Archive for the ‘Taste & See’ Category


Posted: November 26, 2013 in Taste & See

“You are the salt of the earth, but if salt has lost its taste, how shall its saltiness be restored? It is no longer good for anything except to be thrown out and trampled under people’s feet.” – Matthew 5:13

Salt is good, but if the salt has lost its saltiness, how will you make it salty again? Have salt in yourselves, and be at peace with one another.” – Mark 9:50


1: a natural white substance that is used especially to flavor or preserve food

2: to season with salt.

3: to cure, preserve, or treat with salt

4: an ingredient that gives savor, piquancy, or zest


Salt seems to be as old as time.  Far before it was insinuated to be something that raises blood pressure, it was a staple of daily living.

The Israelites had an unending supply of salt for their needs.  The Dead Sea is rife with it, and after every flood, copious amounts were left along the banks and ditches.

Salt was of course used for preserving food.  There was no refrigeration at that time and salt was a handy substance to retard the spoiling process.  Salt was used to bring flavor to food.  It drew out the taste of their food.  In fact, a meal was not considered a meal without salt. It was used for medicinal purposes; they used to rub newborn babies in it.  God demanded that His sacrifices be covered in salt.  Poignantly, your very body will not function properly unless it has the correct salt to water ratio.

So how can salt lose its taste or its saltiness?  It can be contaminated with a foreign substance; dirt or dust.  It can become unusable and not fit for any use.

Contaminated salt could not be used for anything.  It couldn’t be tossed anywhere except the roads where people walked, to keep the dust tamped down.  Therefore, it was trampled underfoot.

So if God demanded His sacrifices covered in salt, and we are to be living sacrifices, then we need to have salt in ourselves. We are to be cured; to remove any contaminant from ourselves.  Likewise, we are not to be contaminated by the world.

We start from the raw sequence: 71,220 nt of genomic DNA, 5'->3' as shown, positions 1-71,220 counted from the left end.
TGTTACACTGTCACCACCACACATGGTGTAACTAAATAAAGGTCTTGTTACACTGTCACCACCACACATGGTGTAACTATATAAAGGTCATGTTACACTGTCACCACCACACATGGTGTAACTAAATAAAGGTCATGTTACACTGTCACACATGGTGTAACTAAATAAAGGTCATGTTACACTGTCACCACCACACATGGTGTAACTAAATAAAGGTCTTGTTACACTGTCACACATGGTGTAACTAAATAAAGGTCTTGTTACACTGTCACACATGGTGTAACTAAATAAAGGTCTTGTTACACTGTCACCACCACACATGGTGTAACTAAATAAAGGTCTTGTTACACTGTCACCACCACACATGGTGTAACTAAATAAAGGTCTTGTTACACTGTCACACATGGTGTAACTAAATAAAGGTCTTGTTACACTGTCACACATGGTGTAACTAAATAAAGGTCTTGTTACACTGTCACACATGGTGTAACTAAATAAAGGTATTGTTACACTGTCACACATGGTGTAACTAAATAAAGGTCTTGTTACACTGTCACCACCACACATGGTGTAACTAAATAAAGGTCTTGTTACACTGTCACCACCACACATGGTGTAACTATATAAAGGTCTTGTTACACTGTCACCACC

Salt is meant to flavor our lives.  Salt brings out the zeal and passion of the many layers in God’s word and God’s heart.  Salt seasons our hearts and gives us the desire to draw people to Him.

Salt is never sugar.  It is not meant to sweeten the truth, or to drug us into complacency.  Rather, it is to bring out our flavor.  In truth, this message cannot be emphasized enough.

Do you feel dull?  Do you feel bland or as if God’s word doesn’t hold anything for your life?  Check your salt level.  If we lose our heart for God, then we will be destined to be trampled by the world.

We are called to preserve the truth in this world.  We are called to bring flavor into a flavorless world.  We are called to be God’s living sacrifices.  Life out your calling with zeal and be savored.

“Let your speech always be gracious, seasoned with salt, so that you may know how you ought to answer each person.” – Colossians 4:6



Posted: November 26, 2013 in Taste & See

“When you give a dinner or a banquet, do not invite your friends or rich neighbors, lest they also invite you in return and you be repaid.  But when you give a feast, invite the poor, the crippled, the lame, the blind, and you will be blessed, because they cannot repay you.  For you will be repaid at the resurrection of the just.” – Luke 14:12-14


1: to make return to in any way

2: to reward


   The verses immediately following these are some of the most beloved for those who don’t feel like they’ve got it ‘all together.’  It is Jesus’ parable about the Great Banquet.  Jesus tells the story about a great banquet a man was giving.  Everyone who had received the invitation refused to attend when the time was ready.  The excuses they made were flimsy and not believable.  Upon hearing this, the man became furious and told the servants to go out onto the streets and bring in every poor, crippled, blind and lame people they met.

   Just as it would be a challenge for a person living on the outskirts of humanity getting cleaned up and attending a great banquet, so it would have been for these people when they walked through the doors and their eyes landed upon the spread before them.